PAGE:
There are a lot of different aspects to WebSocket security.
The snippit from wikipedia that you quoted is referring to the masking of WebSocket client to server data. This is to protect misbehaving intermediaries (e.g. proxies and caches) from accidentally interpreting WebSocket traffic as normal HTTP traffic. The danger here is that the WebSockets protocol could be used to poison the caching intermediary. However, I should note that this was a purely theoretical concern, but it was enough of a concern that Mozilla and Opera were reluctant to ship the Hixie and early HyBi versions of the WebSocket protocol. So the IETF decided to add client to server masking of the data to address the concern.
Finally, there are two WebSocket connection modes: unencrypted (ws://) and encrypted (wss://). The encrypted mode uses TLS/SSL encryption to encrypted all data sent to and from the server (including the initial handshake and response). This is the same encryption mechanism used for HTTPS connections (and uses the same encryption engine in the browser). This prevents third parties from snooping on the data being transferred.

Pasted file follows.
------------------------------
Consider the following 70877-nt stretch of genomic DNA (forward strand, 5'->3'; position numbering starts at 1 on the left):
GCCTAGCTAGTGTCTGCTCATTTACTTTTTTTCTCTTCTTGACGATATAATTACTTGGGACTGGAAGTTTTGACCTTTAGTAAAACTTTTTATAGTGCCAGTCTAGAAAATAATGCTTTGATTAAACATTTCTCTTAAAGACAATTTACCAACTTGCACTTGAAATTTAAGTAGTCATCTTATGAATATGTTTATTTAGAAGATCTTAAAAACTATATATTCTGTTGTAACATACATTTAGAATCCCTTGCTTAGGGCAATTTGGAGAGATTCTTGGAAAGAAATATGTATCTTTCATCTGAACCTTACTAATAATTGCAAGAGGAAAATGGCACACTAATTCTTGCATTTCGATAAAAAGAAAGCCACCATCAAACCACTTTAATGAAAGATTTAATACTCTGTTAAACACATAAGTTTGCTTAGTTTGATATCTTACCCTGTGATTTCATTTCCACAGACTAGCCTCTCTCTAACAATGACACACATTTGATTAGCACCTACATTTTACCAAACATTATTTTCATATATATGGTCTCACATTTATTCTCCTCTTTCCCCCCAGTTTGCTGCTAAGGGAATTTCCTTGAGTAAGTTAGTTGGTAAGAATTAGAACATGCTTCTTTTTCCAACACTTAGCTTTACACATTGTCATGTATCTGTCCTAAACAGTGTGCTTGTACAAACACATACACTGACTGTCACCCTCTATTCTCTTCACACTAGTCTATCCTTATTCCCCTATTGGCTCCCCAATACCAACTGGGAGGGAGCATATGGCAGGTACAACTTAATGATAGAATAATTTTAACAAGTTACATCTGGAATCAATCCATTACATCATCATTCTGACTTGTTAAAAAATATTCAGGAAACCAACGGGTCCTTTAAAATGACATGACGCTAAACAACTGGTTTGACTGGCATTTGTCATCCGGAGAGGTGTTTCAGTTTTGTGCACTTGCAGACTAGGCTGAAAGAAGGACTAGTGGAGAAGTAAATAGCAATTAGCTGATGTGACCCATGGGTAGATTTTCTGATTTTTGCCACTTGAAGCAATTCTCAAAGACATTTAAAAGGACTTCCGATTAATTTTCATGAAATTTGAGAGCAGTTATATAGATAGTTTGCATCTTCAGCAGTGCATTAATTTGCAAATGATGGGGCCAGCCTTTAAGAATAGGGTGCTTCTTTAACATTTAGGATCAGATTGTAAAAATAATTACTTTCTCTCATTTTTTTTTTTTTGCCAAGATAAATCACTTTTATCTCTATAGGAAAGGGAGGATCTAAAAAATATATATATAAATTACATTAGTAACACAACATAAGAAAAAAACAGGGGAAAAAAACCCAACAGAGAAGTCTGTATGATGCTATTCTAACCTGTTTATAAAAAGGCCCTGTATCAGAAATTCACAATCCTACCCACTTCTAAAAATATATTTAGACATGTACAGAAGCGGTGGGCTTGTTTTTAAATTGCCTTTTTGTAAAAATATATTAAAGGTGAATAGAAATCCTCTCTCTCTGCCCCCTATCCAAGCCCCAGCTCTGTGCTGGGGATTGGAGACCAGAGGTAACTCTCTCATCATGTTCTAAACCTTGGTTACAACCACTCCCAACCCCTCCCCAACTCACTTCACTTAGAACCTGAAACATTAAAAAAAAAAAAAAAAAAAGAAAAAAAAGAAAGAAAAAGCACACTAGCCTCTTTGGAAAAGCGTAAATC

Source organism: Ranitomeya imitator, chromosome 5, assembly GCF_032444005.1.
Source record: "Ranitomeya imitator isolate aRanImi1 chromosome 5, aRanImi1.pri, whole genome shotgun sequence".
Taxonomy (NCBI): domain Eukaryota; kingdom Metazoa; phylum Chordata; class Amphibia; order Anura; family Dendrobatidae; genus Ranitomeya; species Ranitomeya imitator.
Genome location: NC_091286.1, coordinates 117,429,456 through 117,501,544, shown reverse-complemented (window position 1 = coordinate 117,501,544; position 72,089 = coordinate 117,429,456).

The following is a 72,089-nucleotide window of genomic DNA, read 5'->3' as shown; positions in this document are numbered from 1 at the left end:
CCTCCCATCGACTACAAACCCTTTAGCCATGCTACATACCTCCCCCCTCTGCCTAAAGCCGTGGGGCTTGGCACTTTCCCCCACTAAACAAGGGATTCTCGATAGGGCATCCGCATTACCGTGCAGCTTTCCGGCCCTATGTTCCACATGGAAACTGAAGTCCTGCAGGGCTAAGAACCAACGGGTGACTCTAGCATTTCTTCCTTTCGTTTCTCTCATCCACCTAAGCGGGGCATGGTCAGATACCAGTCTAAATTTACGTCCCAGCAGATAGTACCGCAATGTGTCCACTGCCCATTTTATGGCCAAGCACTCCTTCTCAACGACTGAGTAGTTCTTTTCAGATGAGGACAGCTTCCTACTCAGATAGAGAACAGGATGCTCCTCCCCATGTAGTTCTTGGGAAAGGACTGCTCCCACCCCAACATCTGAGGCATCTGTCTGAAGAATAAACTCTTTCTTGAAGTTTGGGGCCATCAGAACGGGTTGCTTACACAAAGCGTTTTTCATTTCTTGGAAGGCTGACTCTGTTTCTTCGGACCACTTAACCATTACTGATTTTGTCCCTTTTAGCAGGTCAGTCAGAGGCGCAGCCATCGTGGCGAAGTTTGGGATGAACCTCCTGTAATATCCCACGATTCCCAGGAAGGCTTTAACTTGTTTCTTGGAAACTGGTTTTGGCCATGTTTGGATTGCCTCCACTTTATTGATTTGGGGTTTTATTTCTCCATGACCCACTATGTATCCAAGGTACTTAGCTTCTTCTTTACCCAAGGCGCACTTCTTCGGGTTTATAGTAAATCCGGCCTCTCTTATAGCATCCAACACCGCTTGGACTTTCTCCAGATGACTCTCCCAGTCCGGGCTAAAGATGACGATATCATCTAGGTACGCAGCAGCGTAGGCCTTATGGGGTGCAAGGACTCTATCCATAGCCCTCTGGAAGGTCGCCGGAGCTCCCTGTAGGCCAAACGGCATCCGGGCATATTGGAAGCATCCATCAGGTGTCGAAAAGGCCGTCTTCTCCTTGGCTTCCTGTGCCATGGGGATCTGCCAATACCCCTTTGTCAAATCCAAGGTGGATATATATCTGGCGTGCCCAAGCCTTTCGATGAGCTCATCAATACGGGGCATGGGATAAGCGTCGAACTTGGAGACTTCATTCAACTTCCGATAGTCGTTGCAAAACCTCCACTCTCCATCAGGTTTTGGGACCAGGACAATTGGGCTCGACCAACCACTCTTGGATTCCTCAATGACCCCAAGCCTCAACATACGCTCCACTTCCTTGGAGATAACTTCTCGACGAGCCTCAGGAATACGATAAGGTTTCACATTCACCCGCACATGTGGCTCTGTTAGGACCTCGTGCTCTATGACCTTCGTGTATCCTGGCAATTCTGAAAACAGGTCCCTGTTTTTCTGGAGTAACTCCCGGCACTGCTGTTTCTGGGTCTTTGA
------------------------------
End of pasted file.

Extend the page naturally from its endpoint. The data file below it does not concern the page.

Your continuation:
There are really just two versions of the WebSocket protocol worth knowing about:
Hixie76: This version of the protocol added cross-origin security and header hashing/signing. However, due to the way the protocol is designed it is difficult to add support for it to existing web servers. This is the version currently support in iOS (hopefully iOS 6 will finally update to IETF 6455)
IETF 6455: This is the version of the WebSocket protocol that was standardized by the IETF last November (Nov 2011). It was the culmination of work by the IETF HyBi working group (iterations of the protocol leading up to it were labelled HyBi XX). This is the version supported by current versions of Chrome and Firefox and also by IE 10 and soon Opera.